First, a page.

Pathology & Prevalence of Asthma
Asthma is a common chronic respiratory disorder that is characterized by “asthma attacks” during which airflow is obstructed. The Centers for Disease Control and Prevention report that in the prevalence of asthma among children is 8.6% and among adults is 7.4%. While boys are likelier than girls to have asthma, adult women are almost twice as likely to have asthma than are adult men. African Americans have the highest prevalence of asthma, at 9.9%. The prevalence has rapidly increased worldwide in recent decades and may now affect over 300 million people. Asthma attacks frequently result in emergency department visits and hospitalizations, putting a substantial burden on the healthcare system.
Causes of Asthma
The causes of asthma are not fully known, but likely have to do with environmental exposures and genetic risk predisposition. Asthma is a complex and heterogeneous disease, so pinpointing the cause is very difficult. In people who have asthma, triggers like airborne substances, physical activity, pollutants, and stress may lead to an asthma attack. Persistent exposure to these triggers may also increase individuals’ likelihood of developing asthma, according to the Mayo Clinic.
Inflammation in Asthma
While asthma is a diverse disease, it is related to chronic inflammation in the airways and is characterized by airway hyper-responsiveness. Airway hyper-responsiveness means that the airways of asthma sufferers are excessively sensitive to stimuli, or the triggers outlined above. A 2010 review explained that, “An eosinophilic or neutrophilic infiltrate is a common feature of allergic airway inflammation and this has been correlated clinically with [airway hyper-responsiveness].” The hyper-responsiveness of the airways leads to an immune response in the airways, thereby causing a chronic inflammatory state in the airways.
Treating & Preventing Asthma Attacks
Most people who have asthma take some form of pharmacological remedy, but since asthma is an inflammatory condition, supplementing the diet with specialized pro-resolving mediators (SPMs) may also reduce symptoms of asthma and resolve the underlying inflammation that may make an individual susceptible to asthma attack.
In asthma research, the concept has emerged that chronic inflammation occurs when the body lacks effective “stop signs” for the inflammatory response. The combination of no “stop signs” and persistent allergens may make asthma attacks more frequent and more intense. We know that resolution of inflammation is dynamic and requires removal of stimuli, down-regulation of pro-inflammatory mediators, and elimination of dead cells from the site of inflammation. Without this resolution, chronic inflammation persists.
While the role of SPMs in resolving inflammation has been widely studied, additional studies specific to resolution of inflammation in asthma patients will continue to help build our understanding on the importance of resolving rather than blocking inflammatory responses. One study in patients with asthma identified that overproduction of B Cell IgE is common in this patient group. Supplementing these patients with SPMs and stimulating their production reduced IgE production in most patients. Supplementation was less effective in those patients who were taking systemic oral steroids.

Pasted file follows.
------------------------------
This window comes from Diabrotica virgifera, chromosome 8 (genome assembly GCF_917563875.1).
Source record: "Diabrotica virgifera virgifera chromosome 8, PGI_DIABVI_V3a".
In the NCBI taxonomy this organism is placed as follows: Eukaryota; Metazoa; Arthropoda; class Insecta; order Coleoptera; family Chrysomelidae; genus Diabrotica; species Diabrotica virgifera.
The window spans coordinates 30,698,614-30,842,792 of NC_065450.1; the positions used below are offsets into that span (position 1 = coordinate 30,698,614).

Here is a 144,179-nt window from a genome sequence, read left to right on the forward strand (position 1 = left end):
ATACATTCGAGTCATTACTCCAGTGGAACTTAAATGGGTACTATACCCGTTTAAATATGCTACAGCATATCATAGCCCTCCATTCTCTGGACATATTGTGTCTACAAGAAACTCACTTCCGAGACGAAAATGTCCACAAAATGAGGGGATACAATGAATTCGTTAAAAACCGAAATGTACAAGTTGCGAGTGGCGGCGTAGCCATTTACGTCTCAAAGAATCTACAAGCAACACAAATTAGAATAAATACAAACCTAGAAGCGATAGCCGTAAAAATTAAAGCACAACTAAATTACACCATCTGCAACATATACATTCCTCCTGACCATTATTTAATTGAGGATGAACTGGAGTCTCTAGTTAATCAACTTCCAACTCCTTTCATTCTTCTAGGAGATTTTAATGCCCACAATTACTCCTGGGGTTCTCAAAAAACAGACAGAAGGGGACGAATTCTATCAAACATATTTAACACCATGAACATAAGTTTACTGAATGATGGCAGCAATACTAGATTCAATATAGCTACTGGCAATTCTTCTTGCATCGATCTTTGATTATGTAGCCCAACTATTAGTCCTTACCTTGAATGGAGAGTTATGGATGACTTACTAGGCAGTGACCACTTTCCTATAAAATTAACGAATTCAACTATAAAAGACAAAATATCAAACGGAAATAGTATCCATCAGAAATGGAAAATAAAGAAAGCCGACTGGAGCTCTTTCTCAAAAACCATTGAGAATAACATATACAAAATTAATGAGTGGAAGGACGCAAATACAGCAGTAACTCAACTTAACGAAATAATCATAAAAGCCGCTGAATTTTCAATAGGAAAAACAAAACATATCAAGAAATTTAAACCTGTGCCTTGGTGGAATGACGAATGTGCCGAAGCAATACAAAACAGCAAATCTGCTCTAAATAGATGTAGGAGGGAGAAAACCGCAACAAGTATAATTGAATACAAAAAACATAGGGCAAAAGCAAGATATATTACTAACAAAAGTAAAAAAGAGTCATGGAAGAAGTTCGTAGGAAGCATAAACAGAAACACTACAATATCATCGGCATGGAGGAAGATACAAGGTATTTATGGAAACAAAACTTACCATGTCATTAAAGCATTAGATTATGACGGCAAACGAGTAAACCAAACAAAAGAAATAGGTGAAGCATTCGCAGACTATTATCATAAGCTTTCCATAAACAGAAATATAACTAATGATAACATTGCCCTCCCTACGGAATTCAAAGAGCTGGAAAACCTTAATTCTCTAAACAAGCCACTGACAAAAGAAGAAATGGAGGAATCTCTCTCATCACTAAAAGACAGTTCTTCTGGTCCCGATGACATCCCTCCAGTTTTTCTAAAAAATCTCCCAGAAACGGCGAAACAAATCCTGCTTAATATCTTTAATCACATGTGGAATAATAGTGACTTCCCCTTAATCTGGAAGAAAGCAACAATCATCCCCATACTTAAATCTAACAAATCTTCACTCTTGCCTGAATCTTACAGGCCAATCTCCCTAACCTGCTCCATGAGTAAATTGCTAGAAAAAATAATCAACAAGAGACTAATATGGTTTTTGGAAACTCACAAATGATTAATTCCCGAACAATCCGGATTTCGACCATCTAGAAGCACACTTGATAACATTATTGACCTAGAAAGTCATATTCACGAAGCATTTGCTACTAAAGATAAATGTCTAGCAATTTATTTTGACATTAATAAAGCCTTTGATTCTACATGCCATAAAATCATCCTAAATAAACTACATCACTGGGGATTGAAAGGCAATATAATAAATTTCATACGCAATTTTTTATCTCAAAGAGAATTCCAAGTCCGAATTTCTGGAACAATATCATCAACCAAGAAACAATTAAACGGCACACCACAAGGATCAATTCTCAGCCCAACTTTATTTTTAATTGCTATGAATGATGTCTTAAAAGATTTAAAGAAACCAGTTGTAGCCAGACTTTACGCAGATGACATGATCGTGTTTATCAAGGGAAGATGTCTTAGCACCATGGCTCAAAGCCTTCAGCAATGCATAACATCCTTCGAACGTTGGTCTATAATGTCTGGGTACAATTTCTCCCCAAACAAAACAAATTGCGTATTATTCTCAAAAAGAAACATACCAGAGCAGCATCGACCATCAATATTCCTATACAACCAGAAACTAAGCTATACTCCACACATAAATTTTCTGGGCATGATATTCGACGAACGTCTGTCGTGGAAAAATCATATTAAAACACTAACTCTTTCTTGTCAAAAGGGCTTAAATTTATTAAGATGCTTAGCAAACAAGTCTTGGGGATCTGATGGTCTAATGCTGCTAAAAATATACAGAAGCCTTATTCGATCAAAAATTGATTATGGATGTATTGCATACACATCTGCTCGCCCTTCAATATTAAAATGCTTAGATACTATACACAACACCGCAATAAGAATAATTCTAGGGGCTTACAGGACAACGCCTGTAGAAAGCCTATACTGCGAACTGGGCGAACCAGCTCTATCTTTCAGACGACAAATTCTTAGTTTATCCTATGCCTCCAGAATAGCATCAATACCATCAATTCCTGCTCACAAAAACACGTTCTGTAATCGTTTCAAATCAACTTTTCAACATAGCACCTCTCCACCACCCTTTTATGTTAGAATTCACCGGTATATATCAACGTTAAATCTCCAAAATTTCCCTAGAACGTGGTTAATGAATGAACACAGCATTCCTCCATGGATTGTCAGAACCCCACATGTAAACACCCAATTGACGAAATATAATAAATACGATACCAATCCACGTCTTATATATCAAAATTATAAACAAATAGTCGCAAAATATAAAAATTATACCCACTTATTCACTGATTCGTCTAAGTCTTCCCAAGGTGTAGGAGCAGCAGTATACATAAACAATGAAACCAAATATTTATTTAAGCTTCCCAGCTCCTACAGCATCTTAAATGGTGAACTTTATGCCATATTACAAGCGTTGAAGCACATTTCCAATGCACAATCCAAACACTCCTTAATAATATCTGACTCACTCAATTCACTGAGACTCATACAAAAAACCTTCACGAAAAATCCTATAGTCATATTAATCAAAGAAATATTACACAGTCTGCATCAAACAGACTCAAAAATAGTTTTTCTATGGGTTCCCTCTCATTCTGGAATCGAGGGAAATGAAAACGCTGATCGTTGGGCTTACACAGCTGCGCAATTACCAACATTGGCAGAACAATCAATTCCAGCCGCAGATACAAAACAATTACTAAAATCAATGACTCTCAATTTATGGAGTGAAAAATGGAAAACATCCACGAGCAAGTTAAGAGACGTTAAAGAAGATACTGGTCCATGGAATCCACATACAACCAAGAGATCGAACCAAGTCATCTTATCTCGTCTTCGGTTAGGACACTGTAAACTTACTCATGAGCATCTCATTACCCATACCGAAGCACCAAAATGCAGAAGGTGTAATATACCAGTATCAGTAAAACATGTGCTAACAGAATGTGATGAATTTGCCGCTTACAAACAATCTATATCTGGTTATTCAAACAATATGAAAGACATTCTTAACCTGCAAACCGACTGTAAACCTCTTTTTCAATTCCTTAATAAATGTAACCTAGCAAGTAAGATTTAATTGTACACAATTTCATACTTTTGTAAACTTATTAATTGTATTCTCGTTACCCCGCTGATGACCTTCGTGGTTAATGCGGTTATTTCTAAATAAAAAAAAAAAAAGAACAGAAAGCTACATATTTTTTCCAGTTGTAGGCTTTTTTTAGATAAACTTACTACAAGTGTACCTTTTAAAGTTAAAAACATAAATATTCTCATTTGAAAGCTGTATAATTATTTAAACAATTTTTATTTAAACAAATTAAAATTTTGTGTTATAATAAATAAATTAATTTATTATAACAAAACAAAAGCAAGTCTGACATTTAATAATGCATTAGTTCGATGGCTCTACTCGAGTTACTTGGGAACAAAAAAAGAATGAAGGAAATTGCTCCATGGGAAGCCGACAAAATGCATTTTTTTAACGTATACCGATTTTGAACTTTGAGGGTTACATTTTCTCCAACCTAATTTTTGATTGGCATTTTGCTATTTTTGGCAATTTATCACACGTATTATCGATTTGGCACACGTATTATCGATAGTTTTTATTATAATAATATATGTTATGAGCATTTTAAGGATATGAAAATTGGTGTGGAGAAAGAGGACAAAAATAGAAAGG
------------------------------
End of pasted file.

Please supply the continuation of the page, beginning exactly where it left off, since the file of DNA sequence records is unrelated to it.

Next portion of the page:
Lifestyle Therapies for Asthma
There are many preventive strategies that asthma patients can implement to reduce their likelihood of having an asthma attack, such as avoiding triggers, maintaining a healthy weight, and getting regular exercise. Other lifestyle remedies include an anti-inflammatory diet. One study investigated the role of dietary fiber on the gut microbiota and resultant lung and airway inflammation in mice. The study found that the gut microbiota metabolized the dietary fiber, increased the levels of circulating short-chain fatty acids, thereby protecting the mice in the model from allergic inflammation in the lungs, often associated with allergic asthma. Another study included the implementation of an anti-inflammatory Mediterranean-style diet in adults with asthma. Small improvements were measured in quality of life and lung function when a Mediterranean diet was implemented.
Though asthma is a very diverse health condition, common across pathologies is the inflammation of the airways and lungs. By resolving airway inflammation with SPMs, asthma patients may improve their quality of life and their lung function.
Kim N et al. Specialized proresolving mediators (SPMs) reduce human B cell IgE production from asthma patients. Am J Respir Crit Care Med. 2016;193:A7904.
Murdoch JR et al. Chronic inflammation and asthma. Mutat Res. 2010;690(1-2):24-39.
Serhan CN et al. Resolution of inflammation: the beginning programs the end. Nat Immunol. 2005;6(12):1191–1197.
Sexton P et al. Influence of Mediterranean diet on asthma symptoms, lung function, and systemic inflammation: a randomized controlled trial. J Asthma. 2013:50(1):75-81.
Trompette A et al. Gut microbiota metabolism of dietary fiber influences allergic airway disease and hematopoiesis. Nat Med. 2014;20(2):159–166.